Fantasy football

The game plan for a downtown football stadium lost momentum after the pep rally the other day. And that worries the stadium's supporters, who know the fate of big development projects in Los Angeles. Shark-like, they must move forward or die.

And this project is very big - an estimated $1.35 billion when all the parts of private equity funding and public subsidy are factored into the final cost. That includes replacing the West Hall of the Los Angeles Convention Center, which inconveniently occupies a key part of the proposed site of newly-named Farmers Field.

[Update: Some of the issues in this post were covered by the Los Angeles Times here.]

Farmers Field might just become another "potters field" - a place for the burial of the forgotten and unmourned - if the confluence of developer influence and city council submission fails to sustain the stadium's forward motion. Any delay gives opposing forces the opportunity to slacken the apparent inevitability of its construction. After all, earlier drives to build an NFL-worthy stadium somewhere in Los Angeles County failed to find the right mixture of legislative juice and campaign contribution grease to keep them moving.

Except Ed Roski of Majestic Realty Company. He already has the all-important waivers from environmental quality reviews to build his dream of a stadium in the City of Industry, near the junction of the 57 and 60 freeways.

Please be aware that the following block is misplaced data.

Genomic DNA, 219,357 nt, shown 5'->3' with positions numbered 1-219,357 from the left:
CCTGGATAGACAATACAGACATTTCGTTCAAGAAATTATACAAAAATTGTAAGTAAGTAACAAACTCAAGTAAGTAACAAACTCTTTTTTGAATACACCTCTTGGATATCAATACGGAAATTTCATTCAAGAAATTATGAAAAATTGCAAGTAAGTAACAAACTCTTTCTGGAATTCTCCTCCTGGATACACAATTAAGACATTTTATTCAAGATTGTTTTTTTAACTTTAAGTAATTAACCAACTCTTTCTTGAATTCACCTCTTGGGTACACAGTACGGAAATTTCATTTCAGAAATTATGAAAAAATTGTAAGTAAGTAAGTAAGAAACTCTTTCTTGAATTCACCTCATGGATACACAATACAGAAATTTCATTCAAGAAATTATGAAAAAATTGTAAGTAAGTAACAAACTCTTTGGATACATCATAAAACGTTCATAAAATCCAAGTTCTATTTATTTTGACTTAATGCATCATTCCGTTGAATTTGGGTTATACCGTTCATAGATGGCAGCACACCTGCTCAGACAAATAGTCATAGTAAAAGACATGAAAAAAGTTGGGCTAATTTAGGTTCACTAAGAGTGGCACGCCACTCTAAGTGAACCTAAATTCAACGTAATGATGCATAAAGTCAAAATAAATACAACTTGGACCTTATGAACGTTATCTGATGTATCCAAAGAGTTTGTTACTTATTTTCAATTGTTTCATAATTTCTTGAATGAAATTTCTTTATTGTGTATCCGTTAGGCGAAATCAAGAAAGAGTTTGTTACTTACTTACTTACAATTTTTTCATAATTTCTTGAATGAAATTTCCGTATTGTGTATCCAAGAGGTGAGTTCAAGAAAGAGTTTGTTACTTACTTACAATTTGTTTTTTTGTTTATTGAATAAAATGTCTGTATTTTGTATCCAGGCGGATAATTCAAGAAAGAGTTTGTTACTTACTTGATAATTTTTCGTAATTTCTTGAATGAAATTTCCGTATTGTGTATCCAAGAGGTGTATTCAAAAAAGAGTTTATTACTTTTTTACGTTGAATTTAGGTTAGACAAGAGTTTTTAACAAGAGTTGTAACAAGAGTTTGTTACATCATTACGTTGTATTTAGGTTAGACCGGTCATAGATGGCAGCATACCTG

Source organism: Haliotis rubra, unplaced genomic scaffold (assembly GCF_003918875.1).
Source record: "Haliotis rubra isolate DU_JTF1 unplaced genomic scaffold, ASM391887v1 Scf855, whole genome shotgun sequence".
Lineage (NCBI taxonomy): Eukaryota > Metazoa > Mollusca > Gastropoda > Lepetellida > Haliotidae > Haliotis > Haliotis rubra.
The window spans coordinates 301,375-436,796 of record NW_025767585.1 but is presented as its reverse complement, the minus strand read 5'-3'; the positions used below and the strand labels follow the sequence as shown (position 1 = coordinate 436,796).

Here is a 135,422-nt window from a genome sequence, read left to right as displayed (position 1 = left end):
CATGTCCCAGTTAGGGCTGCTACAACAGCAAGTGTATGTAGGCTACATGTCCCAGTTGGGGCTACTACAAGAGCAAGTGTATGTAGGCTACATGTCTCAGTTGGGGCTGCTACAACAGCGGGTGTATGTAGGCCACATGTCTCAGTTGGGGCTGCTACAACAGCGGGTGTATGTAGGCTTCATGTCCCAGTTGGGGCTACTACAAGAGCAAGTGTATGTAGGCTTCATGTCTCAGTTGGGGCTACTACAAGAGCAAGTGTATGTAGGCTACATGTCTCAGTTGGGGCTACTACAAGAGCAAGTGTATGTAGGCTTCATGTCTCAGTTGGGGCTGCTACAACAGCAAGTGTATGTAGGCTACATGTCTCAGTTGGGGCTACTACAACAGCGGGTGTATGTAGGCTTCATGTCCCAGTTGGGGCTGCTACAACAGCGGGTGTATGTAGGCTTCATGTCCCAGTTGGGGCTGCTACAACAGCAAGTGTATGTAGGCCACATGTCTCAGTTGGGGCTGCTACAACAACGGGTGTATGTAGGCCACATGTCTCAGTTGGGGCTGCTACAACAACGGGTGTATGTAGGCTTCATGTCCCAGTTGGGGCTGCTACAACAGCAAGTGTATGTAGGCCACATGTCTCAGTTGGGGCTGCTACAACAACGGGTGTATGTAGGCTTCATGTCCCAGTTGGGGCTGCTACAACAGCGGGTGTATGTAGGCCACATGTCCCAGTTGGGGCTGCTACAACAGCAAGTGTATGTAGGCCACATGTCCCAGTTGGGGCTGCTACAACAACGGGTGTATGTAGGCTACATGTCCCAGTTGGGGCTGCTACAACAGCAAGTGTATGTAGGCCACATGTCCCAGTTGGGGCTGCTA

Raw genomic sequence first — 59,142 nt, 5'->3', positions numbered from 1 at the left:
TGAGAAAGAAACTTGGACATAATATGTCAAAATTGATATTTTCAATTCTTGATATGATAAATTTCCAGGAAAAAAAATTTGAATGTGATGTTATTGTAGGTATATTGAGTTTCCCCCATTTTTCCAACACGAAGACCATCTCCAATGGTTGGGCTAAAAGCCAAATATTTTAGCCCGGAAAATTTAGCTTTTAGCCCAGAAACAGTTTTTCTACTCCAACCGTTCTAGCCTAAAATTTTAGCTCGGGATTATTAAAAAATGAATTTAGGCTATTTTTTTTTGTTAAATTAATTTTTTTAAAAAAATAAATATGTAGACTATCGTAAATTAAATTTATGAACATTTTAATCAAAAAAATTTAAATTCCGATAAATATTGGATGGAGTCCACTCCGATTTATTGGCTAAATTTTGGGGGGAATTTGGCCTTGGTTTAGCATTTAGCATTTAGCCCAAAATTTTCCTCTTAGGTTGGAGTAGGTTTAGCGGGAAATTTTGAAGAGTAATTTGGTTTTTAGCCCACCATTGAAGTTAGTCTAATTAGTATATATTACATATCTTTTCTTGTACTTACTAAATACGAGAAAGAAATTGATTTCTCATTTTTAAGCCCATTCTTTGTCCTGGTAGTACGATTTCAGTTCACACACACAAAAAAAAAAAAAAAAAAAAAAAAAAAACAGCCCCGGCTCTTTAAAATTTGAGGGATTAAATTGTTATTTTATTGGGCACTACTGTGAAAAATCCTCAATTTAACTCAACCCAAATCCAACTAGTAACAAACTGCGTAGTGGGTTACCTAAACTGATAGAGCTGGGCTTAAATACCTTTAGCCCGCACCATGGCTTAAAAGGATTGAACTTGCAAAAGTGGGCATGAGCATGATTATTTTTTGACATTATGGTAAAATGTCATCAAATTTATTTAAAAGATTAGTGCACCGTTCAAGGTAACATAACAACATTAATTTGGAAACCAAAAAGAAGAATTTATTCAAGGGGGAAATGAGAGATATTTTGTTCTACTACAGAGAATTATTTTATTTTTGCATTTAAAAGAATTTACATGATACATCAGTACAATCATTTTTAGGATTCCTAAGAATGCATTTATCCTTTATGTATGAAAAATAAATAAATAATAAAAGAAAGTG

As the San Gabriel Valley Tribune pointed out yesterday, "Roski has two things (a downtown stadium) doesn't - nearly 600 acres of open space to build on and an Environmental Impact Report approved by the Industry City Council . . . On top of that, he also received relief from the state legislature and Governor Arnold Schwarzenegger in the form of an exemption to the California Environmental Quality Act, which effectively dismissed a lawsuit against the project brought by eight residents of nearby Walnut. All that's stopping Roski from immediate construction is an ownership deal with an existing NFL team - something that is unlikely until the league and the players union reach a new collective bargaining agreement . . ."

Unfortunately for the proponents of a downtown stadium, an Environmental Impact Report (EIR) for something as big and disruptive as a football stadium will require 14 to 18 months of hard work just to bring the document to the Los Angeles City Council. Worse, the EIR will open up the project to every possible objection, each of which the EIR will have to explain away or conclude that no mitigation of the environmental impact is possible.

And that's exactly what the state's environmental quality review process is supposed to do - allow complainers to question the big plans of big business, to slow down their momentum, and occasionally to let some very nasty sharks die.

And that's why the downtown stadium team - captained by Tim Leiweke of Anschutz Entertainment Group - demands the same relief from the momentum-killing effects of the EIR process that Ed Roski got from the state legislature two years ago. Unfortunately for Team Leiweke, Sacramento politics is now more important to the downtown stadium than the giddy enthusiasm of Los Angeles city council members.